Business Strategy/The Japanese Challenge
By the late 70s people had started to notice how successful Japanese industry had become. In industry after industry, including steel, watches, ship building, cameras, autos, and electronics, the Japanese were surpassing American and European companies. Westerners wanted to know why. Numerous theories purported to explain the Japanese success including:
- Higher employee morale, dedication, and loyalty;
- Lower cost structure, including wages;
- Effective government industrial policy;
- Modernization after WWII leading to high capital intensity and productivity;
- Economies of scale associated with increased exporting;
- Relatively low value of the Yen leading to low interest rates and capital costs, low dividend expectations, and inexpensive exports;
- Superior quality control techniques such as Total Quality Management and other systems introduced by W. Edwards Deming in the 1950s and 60s.
Although there was some truth to all these potential explanations, there was clearly something missing. In fact by 1980 the Japanese cost structure was higher than the American. And post WWII reconstruction was nearly 40 years in the past. The first management theorist to suggest an explanation was Richard Pascale.
In 1981 Richard Pascale and Anthony Athos in The Art of Japanese Management claimed that the main reason for Japanese success was their superior management techniques. They divided management into 7 aspects (which are also known as McKinsey 7S Framework): Strategy, Structure, Systems, Skills, Staff, Style, and Supraordinate goals (which we would now call shared values). The first three of the 7 S's were called hard factors and this is where American companies excelled. The remaining four factors (skills, staff, style, and shared values) were called soft factors and were not well understood by American businesses of the time (for details on the role of soft and hard factors see Wickens P.D. 1995.) Americans did not yet place great value on corporate culture, shared values and beliefs, and social cohesion in the workplace. In Japan the task of management was seen as managing the whole complex of human needs, economic, social, psychological, and spiritual. In America work was seen as something that was separate from the rest of one's life. It was quite common for Americans to exhibit a very different personality at work compared to the rest of their lives. Pascale also highlighted the difference between decision making styles; hierarchical in America, and consensus in Japan. He also claimed that American business lacked long term vision, preferring instead to apply management fads and theories in a piecemeal fashion.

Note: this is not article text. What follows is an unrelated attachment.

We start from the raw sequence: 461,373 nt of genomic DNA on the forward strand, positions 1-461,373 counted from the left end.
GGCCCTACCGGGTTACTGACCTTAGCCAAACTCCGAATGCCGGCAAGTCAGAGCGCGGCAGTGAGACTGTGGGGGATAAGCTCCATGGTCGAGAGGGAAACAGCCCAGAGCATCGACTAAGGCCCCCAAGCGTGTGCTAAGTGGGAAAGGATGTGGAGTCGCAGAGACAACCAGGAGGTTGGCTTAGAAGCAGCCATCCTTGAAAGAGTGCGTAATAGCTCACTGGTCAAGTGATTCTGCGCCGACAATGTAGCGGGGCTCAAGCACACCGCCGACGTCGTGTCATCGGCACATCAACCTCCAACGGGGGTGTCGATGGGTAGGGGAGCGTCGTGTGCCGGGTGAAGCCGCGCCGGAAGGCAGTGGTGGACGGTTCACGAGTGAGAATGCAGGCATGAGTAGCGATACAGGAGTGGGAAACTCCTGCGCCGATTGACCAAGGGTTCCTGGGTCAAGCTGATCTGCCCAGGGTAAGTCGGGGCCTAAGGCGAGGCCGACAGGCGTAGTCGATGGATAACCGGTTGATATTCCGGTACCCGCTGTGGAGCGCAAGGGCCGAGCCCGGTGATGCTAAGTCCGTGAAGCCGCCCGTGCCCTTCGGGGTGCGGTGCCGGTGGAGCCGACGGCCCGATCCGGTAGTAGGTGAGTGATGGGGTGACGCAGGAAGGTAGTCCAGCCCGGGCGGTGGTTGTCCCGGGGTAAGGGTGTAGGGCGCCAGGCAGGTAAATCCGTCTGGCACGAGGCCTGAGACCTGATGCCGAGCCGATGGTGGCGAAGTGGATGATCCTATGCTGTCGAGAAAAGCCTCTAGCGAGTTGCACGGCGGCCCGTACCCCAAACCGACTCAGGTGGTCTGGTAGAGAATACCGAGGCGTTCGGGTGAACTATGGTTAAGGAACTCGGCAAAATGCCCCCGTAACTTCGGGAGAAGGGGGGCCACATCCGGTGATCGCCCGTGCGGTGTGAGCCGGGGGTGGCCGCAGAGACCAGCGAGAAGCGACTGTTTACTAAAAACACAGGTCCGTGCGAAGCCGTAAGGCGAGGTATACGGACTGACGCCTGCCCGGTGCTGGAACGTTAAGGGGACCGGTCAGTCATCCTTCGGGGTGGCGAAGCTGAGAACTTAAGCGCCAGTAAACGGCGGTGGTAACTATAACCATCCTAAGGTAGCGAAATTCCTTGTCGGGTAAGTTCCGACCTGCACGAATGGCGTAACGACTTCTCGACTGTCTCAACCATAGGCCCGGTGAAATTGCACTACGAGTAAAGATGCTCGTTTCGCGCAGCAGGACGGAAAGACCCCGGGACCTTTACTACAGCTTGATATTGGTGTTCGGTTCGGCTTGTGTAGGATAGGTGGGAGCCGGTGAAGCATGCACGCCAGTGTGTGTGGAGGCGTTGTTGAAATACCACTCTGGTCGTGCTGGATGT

One year later The Mind of the Strategist was released in America by Kenichi Ohmae, the head of McKinsey & Co.'s Tokyo office. (It was originally published in Japan in 1975.) He claimed that strategy in America was too analytical. Strategy should be a creative art: It is a frame of mind that requires intuition and intellectual flexibility. He claimed that Americans constrained their strategic options by thinking in terms of analytical techniques, rote formula, and step-by-step processes. He compared the culture of Japan in which vagueness, ambiguity, and tentative decisions were acceptable, to American culture that valued fast decisions.
Also in 1982 Tom Peters and Robert Waterman released a study that would respond to the Japanese challenge head on. Peters and Waterman, who had several years earlier collaborated with Pascale and Athos at McKinsey & Co. asked “What makes an excellent company?”. They looked at 62 companies that they thought were fairly successful. Each was subject to six performance criteria. To be classified as an excellent company, it had to be above the 50th percentile in 4 of the 6 performance metrics for 20 consecutive years. Forty-three companies passed the test. They then studied these successful companies and interviewed key executives. They concluded in In Search of Excellence that there were 8 keys to excellence that were shared by all 43 firms. They are:
- A bias for action — Do it. Try it. Don’t waste time studying it with multiple reports and committees.
- Customer focus — Get close to the customer. Know your customer.
- Entrepreneurship — Even big companies act and think small by giving people the authority to take initiatives.
- Productivity through people — Treat your people with respect and they will reward you with productivity.
- Value-oriented CEOs — The CEO should actively propagate corporate values throughout the organization.
- Stick to the knitting — Do what you know well.
- Keep things simple and lean — Complexity encourages waste and confusion.
- Simultaneously centralized and decentralized — Have tight centralized control while also allowing maximum individual autonomy.
The basic blueprint on how to compete against the Japanese had been drawn. But as J.E. Rehfeld (1994) explains it is not a straight forward task due to differences in culture. A certain type of alchemy was required to transform knowledge from various cultures into a management style that allows a specific company to compete in a globally diverse world. He says, for example, that Japanese style kaizen (continuous improvement) techniques, although suitable for people socialized in Japanese culture, have not been successful when implemented in the U.S. unless they are modified significantly.
- Schonberger, R. Japanese Manufacturing Techniques, The Free Press, 1982, New York.
- Pascale, R. and Athos, A. The Art of Japanese Management, Penguin, London, 1981, ISBN 0-446-30784-x.
- Ohmae, K. The Mind of the Strategist McGraw Hill, New York, 1982.
- Peters, T. and Waterman, R. In Search of Excellence, HarperCollins, New york, 1982.
- Rehfeld, J.E. Alchemy of a Leader: Combining Western and Japanese Management skills to transform your company, John Whily & Sons, New York, 1994, ISBN 0-471-00836-2.